New methods help identify what drives sensitive or socially unacceptable behaviors


Mary Guiden at Physorg: “Conservation scientists and statisticians at Colorado State University have teamed up to solve a key problem for the study of sensitive behaviors like poaching, harassment, bribery, and drug use.

Sensitive behaviors—defined as socially unacceptable or not compliant with rules and regulations—are notoriously hard to study, researchers say, because people often do not want to answer direct questions about them.

To overcome this challenge, scientists have developed indirect questioning approaches that protect responders’ identities. However, these methods also make it difficult to predict which sectors of a population are more likely to participate in sensitive behaviors, and which factors, such as knowledge of laws, education, or income, influence the probability that an individual will engage in a sensitive behavior.

Assistant Professor Jennifer Solomon and Associate Professor Michael Gavin of the Department of Human Dimensions of Natural Resources at CSU, and Abu Conteh from MacEwan University in Alberta, Canada, have teamed up with Professor Jay Breidt and doctoral student Meng Cao in the CSU Department of Statistics to develop a new method to solve the problem.

The study, “Understanding the drivers of sensitive behavior using Poisson regression from quantitative randomized response technique data,” was published recently in PLOS One.

Conteh, who, as a doctoral student, worked with Gavin in New Zealand, used a specific technique, known as quantitative randomized response, to elicit confidential answers to questions on behaviors related to non-compliance with natural resource regulations from a protected area in Sierra Leone.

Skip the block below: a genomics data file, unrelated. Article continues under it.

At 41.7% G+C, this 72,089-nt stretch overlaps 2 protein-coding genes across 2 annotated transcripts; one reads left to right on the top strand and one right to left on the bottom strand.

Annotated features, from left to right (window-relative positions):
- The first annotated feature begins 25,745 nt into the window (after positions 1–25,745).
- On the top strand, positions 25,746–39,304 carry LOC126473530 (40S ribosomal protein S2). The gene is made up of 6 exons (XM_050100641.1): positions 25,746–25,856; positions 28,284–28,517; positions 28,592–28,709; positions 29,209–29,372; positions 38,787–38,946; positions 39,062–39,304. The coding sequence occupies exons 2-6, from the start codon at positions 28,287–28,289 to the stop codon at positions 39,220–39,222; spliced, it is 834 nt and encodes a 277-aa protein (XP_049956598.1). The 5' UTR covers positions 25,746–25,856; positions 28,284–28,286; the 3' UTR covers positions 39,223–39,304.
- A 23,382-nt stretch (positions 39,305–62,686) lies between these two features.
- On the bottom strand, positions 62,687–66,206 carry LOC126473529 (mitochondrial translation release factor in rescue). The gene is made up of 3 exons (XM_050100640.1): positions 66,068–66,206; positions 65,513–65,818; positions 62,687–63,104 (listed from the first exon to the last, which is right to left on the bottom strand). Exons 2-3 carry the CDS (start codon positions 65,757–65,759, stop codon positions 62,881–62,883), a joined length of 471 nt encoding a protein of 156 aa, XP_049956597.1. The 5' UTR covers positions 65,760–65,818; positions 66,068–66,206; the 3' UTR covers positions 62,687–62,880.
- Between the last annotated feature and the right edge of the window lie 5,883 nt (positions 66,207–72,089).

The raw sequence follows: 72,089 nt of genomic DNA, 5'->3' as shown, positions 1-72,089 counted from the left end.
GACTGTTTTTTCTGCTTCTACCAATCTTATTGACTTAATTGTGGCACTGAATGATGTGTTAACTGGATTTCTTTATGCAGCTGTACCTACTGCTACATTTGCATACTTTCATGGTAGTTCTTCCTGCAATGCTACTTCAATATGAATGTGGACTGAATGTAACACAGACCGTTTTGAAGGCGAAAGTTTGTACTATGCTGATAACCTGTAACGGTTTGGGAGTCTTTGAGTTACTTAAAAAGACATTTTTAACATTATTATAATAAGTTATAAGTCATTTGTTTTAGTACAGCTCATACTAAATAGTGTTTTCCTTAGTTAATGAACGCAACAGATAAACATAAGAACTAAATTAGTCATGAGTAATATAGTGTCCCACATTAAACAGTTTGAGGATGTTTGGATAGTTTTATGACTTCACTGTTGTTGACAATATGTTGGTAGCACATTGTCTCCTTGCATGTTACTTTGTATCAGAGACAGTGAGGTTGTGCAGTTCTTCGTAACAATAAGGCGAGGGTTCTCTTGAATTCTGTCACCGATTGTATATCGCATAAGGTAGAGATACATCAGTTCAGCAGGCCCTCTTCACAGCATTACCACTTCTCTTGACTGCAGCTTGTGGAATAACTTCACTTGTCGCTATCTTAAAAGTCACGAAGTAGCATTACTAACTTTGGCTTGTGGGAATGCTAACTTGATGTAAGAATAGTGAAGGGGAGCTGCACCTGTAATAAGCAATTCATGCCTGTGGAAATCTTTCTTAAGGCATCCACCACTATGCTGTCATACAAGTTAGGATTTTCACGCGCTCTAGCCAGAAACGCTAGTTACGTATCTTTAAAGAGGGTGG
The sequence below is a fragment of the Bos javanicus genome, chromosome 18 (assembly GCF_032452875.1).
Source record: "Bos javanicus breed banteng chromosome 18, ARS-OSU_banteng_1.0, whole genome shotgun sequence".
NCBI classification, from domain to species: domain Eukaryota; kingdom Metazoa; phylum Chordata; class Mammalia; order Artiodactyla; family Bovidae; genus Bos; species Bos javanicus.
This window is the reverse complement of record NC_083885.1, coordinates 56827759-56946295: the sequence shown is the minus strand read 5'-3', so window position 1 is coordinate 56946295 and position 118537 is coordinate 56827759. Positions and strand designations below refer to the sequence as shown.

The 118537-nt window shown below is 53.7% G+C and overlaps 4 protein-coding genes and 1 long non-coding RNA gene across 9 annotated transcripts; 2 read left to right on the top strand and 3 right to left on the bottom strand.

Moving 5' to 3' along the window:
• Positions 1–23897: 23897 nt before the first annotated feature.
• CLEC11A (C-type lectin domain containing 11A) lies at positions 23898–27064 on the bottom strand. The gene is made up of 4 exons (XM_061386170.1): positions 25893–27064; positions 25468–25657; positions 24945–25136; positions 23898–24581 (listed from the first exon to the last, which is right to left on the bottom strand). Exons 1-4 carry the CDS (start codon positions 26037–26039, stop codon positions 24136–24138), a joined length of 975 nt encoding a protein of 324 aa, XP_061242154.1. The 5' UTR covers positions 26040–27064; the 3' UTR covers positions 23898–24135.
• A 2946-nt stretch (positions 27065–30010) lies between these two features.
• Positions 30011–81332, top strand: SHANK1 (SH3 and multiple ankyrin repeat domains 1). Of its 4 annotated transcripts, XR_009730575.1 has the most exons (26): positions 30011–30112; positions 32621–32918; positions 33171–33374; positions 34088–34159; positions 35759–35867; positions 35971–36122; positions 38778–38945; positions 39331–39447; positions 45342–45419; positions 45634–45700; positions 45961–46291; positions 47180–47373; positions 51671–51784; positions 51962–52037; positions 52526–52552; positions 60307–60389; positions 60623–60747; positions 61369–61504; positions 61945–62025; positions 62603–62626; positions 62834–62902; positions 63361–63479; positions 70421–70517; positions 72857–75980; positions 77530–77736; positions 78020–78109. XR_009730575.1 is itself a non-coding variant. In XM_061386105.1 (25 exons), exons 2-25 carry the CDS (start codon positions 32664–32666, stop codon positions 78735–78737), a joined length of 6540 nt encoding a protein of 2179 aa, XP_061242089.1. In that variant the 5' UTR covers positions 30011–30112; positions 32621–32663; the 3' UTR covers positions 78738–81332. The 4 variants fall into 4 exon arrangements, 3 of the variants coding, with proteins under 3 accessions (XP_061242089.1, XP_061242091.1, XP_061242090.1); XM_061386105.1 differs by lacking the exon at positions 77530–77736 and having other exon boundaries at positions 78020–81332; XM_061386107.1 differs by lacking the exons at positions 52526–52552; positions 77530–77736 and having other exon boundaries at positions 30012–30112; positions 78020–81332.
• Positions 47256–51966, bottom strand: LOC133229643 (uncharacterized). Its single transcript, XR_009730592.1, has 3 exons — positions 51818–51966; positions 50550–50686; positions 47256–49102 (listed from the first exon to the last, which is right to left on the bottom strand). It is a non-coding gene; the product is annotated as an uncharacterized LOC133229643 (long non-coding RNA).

In this technique, the researcher conducting interviews has a large container containing pingpong balls, some with numbers and some without numbers. The interviewer asks the respondent to pick a ball at random, without revealing it to the interviewer. If the ball has a number, the respondent tells the interviewer the number. If the ball does not have a number, the respondent reveals how many times he illegaly hunted animals in a given time period….

Armed with the new computer program, the scientists found that people from rural communities with less access to jobs in urban centers were more likely to hunt in the reserve. People in communities with a greater proportion people displaced by Sierra Leone’s 10-year civil war were also more likely to hunt illegally….(More)”

The researchers said that collaborating across disciplines was and is key to addressing complex problems like this one. It is commonplace for people to be noncompliant with rules and regulations and equally important for social scientists to analyze these behaviors….(More)”

Nudging compliance in government: A human-centered approach to public sector program design


Article by Michelle Cho, Joshua Schoop, Timothy Murphy: “What are the biggest challenges facing government? Bureaucracy? Gridlock? A shrinking pool of resources?

Chances are compliance—when people act in accordance with preset rules, policies, and/or expectations—doesn’t top the list for many. Yet maybe it should. Compliance touches nearly every aspect of public policy implementation. Over the past 10 years, US government spending on compliance reached US$7.5 billion.

Even the most sophisticated and well-planned policies often require cooperation and input from real humans to be successful. From voluntary tax filing at the Internal Revenue Service (IRS) to reducing greenhouse emissions at the Environmental Protection Agency (EPA), to achieving the public policy outcomes decision-makers intend, compliance is fundamental.

Consider these examples of noncompliance and their costs: